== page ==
Help Us Stranger
The Raconteurs—Brendan Benson, Patrick Keeler, Jack Lawrence, and Jack White—make their long-awaited return this week with Help Us Stranger, their third album and first studio effort in more than a decade. A bricolage of meat-and-potatoes rock, alternative country, and jam-band interludes, it stays true to the band’s old, chart-topping motto of “Steady As She Goes:” a particular point of relief, no doubt, to those White fans who found last year’s off-kilter, Boarding House Reach LP too jarring and didactic. Rather, standouts like “Bored and Razed” and “What’s Yours Is Mine” place a heavy emphasis on the dynamic interplay between these four men; White’s frantic yawps scrape against Benson’s sinewy refrains like thorns on petals, their frisson buttressed on the back-end by Keeler and Lawrence. A similar singularity sustains “Only Child”—the album’s requisite yeehaw ballad—and the title track, which leavens choppy acoustic guitars with crisp percussion redolent of ’90s Britpop. Don’t call it a comeback. These guys never left.
Julia Shapiro attempts to raise her vibration on soul searching solo debut, Perfect Version, a quieter and more concentrated distillation of the ragged emotional terrain she traverses with her main gig, Chastity Belt. The band’s 2017 release I Used to Spend So Much Time Alone is basically a personality crisis plastered with a yellow smiley face, but Shapiro lets all the cracks show on Perfect Version, a record about depression that never feels self-pitying because Shapiro doesn’t pity herself. She’s melancholy but inquisitive, and the songs here feel like worry stones, a pocket full of problems that have been turned over and over until they’ve been worn smooth from the effort but are no less heavy for it. Shapiro sounds on the verge of tears throughout opening track “Natural,” a song about both envying and doubting people who display the confidence she herself lacks. “It’s not natural,” she insists, perhaps to convince us, but definitely to convince herself. On the washed out and feverish “Shape,” the echo-y tracked vocals and layered guitars sonically mimic her emotional disassociation as Shapiro sadly admits, “I can’t fit into that shape/I can’t/ For what it’s worth/I’m not here.” There aren’t any resolutions on this record, no sudden bursts of insight to conclude Shapiro’s book of sorrows with a happy ending, but it’s her refusal to indulge in such phony platitudes when exploring her inner life that makes Shapiro such an interesting songwriter and Perfect Version another fearless entry in her ouvre.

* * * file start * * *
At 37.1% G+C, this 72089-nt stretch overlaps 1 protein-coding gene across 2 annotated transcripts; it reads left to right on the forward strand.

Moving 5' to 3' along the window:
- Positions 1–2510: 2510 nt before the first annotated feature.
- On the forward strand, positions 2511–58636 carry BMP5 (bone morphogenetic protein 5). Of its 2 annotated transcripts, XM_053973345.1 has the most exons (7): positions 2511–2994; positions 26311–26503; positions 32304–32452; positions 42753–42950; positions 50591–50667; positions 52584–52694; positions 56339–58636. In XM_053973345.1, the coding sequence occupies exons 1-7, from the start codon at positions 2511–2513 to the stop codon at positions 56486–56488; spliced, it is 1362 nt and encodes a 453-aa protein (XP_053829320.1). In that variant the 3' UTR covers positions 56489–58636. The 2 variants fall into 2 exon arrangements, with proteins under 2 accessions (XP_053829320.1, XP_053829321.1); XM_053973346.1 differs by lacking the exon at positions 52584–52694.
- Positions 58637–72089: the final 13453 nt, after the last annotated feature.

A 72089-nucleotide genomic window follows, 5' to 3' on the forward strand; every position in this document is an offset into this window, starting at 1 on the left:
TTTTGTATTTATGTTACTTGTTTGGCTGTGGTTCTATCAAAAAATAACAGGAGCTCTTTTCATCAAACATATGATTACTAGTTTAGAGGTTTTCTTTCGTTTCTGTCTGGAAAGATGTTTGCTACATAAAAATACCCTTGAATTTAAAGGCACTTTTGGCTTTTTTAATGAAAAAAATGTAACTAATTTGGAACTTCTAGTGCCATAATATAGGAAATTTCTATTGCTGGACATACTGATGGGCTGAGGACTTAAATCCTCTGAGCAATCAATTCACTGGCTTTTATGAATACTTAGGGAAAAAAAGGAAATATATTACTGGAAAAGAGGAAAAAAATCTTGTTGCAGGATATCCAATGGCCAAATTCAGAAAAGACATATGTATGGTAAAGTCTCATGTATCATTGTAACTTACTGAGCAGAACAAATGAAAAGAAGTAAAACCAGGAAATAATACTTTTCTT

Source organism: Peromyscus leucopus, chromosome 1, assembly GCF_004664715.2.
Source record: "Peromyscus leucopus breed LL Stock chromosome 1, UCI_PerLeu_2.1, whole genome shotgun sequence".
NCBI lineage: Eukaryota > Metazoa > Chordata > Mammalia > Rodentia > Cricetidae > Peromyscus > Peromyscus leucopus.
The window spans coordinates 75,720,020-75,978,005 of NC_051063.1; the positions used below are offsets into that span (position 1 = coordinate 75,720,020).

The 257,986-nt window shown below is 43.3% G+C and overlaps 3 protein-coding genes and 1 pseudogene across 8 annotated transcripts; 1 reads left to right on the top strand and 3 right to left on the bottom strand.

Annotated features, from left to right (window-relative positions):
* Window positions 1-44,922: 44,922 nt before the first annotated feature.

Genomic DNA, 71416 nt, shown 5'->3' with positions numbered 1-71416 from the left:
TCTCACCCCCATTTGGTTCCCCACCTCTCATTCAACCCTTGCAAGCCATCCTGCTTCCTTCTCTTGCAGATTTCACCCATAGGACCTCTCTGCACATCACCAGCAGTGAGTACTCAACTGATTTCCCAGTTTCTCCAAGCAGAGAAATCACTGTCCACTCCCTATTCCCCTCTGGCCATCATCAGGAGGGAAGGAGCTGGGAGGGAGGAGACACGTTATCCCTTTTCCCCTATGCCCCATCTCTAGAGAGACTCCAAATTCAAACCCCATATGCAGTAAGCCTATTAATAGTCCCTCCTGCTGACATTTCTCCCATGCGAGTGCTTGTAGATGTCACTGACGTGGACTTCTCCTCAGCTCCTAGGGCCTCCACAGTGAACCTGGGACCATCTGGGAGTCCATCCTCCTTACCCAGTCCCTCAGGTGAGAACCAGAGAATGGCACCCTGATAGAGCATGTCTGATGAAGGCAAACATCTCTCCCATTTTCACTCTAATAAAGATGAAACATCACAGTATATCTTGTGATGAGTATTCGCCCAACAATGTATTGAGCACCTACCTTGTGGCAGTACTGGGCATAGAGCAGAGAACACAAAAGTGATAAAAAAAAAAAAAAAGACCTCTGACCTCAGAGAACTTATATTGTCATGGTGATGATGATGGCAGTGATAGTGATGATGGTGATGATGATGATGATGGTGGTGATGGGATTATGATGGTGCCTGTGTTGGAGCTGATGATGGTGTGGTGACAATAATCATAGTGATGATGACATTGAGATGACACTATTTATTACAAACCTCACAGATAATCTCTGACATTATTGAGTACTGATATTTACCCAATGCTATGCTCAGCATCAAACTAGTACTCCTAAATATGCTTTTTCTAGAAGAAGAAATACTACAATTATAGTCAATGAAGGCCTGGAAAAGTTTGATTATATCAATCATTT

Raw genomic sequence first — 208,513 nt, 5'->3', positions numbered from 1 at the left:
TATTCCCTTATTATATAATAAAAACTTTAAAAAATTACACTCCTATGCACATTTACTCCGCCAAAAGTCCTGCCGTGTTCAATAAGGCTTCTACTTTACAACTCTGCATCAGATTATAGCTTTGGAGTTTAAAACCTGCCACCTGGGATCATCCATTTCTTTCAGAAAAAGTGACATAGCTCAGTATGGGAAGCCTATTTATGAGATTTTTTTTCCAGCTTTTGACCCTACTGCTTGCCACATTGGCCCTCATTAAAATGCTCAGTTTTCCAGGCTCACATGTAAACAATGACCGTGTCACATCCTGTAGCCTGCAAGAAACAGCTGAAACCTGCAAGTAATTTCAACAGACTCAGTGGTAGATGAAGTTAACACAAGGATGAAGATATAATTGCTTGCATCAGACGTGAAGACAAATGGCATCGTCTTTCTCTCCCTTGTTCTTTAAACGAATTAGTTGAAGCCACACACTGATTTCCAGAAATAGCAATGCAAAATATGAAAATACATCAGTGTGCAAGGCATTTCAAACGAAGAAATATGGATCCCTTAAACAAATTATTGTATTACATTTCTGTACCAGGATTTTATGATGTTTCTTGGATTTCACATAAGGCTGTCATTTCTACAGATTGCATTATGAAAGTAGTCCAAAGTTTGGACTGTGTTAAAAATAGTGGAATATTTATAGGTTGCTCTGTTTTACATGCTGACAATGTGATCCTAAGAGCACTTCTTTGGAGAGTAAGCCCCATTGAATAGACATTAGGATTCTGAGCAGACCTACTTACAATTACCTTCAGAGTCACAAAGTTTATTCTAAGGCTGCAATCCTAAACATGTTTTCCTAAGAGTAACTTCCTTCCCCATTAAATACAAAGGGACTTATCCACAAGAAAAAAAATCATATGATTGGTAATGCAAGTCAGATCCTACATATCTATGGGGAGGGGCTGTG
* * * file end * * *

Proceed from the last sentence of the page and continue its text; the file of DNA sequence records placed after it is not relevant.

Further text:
Jambú e Os Míticos Sons Da Amazônia